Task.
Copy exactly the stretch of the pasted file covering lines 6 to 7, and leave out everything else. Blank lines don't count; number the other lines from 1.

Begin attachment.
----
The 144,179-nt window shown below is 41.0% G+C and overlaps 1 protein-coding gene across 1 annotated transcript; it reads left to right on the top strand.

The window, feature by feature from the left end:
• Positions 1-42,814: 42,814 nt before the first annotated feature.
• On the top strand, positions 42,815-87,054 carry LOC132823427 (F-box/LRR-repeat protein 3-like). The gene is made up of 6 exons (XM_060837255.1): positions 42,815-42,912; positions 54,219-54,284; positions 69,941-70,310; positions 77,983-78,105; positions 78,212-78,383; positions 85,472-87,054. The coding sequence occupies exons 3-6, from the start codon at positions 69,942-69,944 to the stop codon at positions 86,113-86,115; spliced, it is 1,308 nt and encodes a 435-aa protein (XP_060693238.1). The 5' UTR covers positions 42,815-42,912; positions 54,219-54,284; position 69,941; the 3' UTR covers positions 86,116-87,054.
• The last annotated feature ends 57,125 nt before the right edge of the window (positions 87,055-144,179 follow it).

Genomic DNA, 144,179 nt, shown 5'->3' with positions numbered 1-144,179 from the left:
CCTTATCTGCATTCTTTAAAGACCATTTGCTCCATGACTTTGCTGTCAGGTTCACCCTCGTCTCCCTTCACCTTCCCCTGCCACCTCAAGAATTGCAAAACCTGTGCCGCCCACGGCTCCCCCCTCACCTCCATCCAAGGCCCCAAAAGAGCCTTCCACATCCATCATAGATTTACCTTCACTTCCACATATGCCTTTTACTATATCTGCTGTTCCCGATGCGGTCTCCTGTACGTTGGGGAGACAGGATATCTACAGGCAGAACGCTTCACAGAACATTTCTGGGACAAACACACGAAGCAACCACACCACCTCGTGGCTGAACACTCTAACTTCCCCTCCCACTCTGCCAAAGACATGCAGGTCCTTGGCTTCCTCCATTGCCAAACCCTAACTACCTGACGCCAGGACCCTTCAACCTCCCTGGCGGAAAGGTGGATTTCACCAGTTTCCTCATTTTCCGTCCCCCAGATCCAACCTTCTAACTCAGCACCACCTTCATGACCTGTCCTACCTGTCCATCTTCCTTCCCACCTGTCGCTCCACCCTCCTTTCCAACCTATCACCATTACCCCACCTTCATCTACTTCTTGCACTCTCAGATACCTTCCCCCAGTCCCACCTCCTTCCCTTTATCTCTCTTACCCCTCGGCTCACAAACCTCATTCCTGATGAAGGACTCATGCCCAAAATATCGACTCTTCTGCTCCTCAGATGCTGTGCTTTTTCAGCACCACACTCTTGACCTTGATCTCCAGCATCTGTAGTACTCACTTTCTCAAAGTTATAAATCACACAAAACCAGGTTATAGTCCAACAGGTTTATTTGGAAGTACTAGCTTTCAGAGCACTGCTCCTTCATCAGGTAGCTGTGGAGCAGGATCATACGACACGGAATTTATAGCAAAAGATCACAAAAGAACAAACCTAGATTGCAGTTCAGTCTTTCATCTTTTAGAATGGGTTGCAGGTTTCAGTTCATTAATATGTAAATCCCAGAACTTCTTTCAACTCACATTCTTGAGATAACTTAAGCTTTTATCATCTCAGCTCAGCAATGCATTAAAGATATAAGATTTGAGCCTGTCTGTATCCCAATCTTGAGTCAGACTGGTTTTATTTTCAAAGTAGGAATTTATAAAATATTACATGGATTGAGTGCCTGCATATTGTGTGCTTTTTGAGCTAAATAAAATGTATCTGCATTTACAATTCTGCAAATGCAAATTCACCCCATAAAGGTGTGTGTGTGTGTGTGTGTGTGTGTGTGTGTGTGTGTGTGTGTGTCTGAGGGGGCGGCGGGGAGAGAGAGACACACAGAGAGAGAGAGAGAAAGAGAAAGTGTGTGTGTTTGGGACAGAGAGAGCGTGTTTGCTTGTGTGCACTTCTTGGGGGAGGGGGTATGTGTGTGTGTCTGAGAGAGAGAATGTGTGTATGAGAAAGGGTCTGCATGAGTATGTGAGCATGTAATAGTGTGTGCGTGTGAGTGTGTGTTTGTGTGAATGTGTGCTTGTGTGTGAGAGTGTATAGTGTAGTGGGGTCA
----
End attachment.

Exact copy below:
Genomic DNA, 144,179 nt, shown 5'->3' with positions numbered 1-144,179 from the left:
CCTTATCTGCATTCTTTAAAGACCATTTGCTCCATGACTTTGCTGTCAGGTTCACCCTCGTCTCCCTTCACCTTCCCCTGCCACCTCAAGAATTGCAAAACCTGTGCCGCCCACGGCTCCCCCCTCACCTCCATCCAAGGCCCCAAAAGAGCCTTCCACATCCATCATAGATTTACCTTCACTTCCACATATGCCTTTTACTATATCTGCTGTTCCCGATGCGGTCTCCTGTACGTTGGGGAGACAGGATATCTACAGGCAGAACGCTTCACAGAACATTTCTGGGACAAACACACGAAGCAACCACACCACCTCGTGGCTGAACACTCTAACTTCCCCTCCCACTCTGCCAAAGACATGCAGGTCCTTGGCTTCCTCCATTGCCAAACCCTAACTACCTGACGCCAGGACCCTTCAACCTCCCTGGCGGAAAGGTGGATTTCACCAGTTTCCTCATTTTCCGTCCCCCAGATCCAACCTTCTAACTCAGCACCACCTTCATGACCTGTCCTACCTGTCCATCTTCCTTCCCACCTGTCGCTCCACCCTCCTTTCCAACCTATCACCATTACCCCACCTTCATCTACTTCTTGCACTCTCAGATACCTTCCCCCAGTCCCACCTCCTTCCCTTTATCTCTCTTACCCCTCGGCTCACAAACCTCATTCCTGATGAAGGACTCATGCCCAAAATATCGACTCTTCTGCTCCTCAGATGCTGTGCTTTTTCAGCACCACACTCTTGACCTTGATCTCCAGCATCTGTAGTACTCACTTTCTCAAAGTTATAAATCACACAAAACCAGGTTATAGTCCAACAGGTTTATTTGGAAGTACTAGCTTTCAGAGCACTGCTCCTTCATCAGGTAGCTGTGGAGCAGGATCATACGACACGGAATTTATAGCAAAAGATCACAAAAGAACAAACCTAGATTGCAGTTCAGTCTTTCATCTTTTAGAATGGGTTGCAGGTTTCAGTTCATTAATATGTAAATCCCAGAACTTCTTTCAACTCACATTCTTGAGATAACTTAAGCTTTTATCATCTCAGCTCAGCAATGCATTAAAGATATAAGATTTGAGCCTGTCTGTATCCCAATCTTGAGTCAGACTGGTTTTATTTTCAAAGTAGGAATTTATAAAATATTACATGGATTGAGTGCCTGCATATTGTGTGCTTTTTGAGCTAAATAAAATGTATCTGCATTTACAATTCTGCAAATGCAAATTCACCCCATAAAGGTGTGTGTGTGTGTGTGTGTGTGTGTGTGTGTGTGTGTGTGTGTGTCTGAGGGGGCGGCGGGGAGAGAGAGACACACAGAGAGAGAGAGAGAAAGAGAAAGTGTGTGTGTTTGGGACAGAGAGAGCGTGTTTGCTTGTGTGCACTTCTTGGGGGAGGGGGTATGTGTGTGTGTCTGAGAGAGAGAATGTGTGTATGAGAAAGGGTCTGCATGAGTATGTGAGCATGTAATAGTGTGTGCGTGTGAGTGTGTGTTTGTGTGAATGTGTGCTTGTGTGTGAGAGTGTATAGTGTAGTGGGGTCA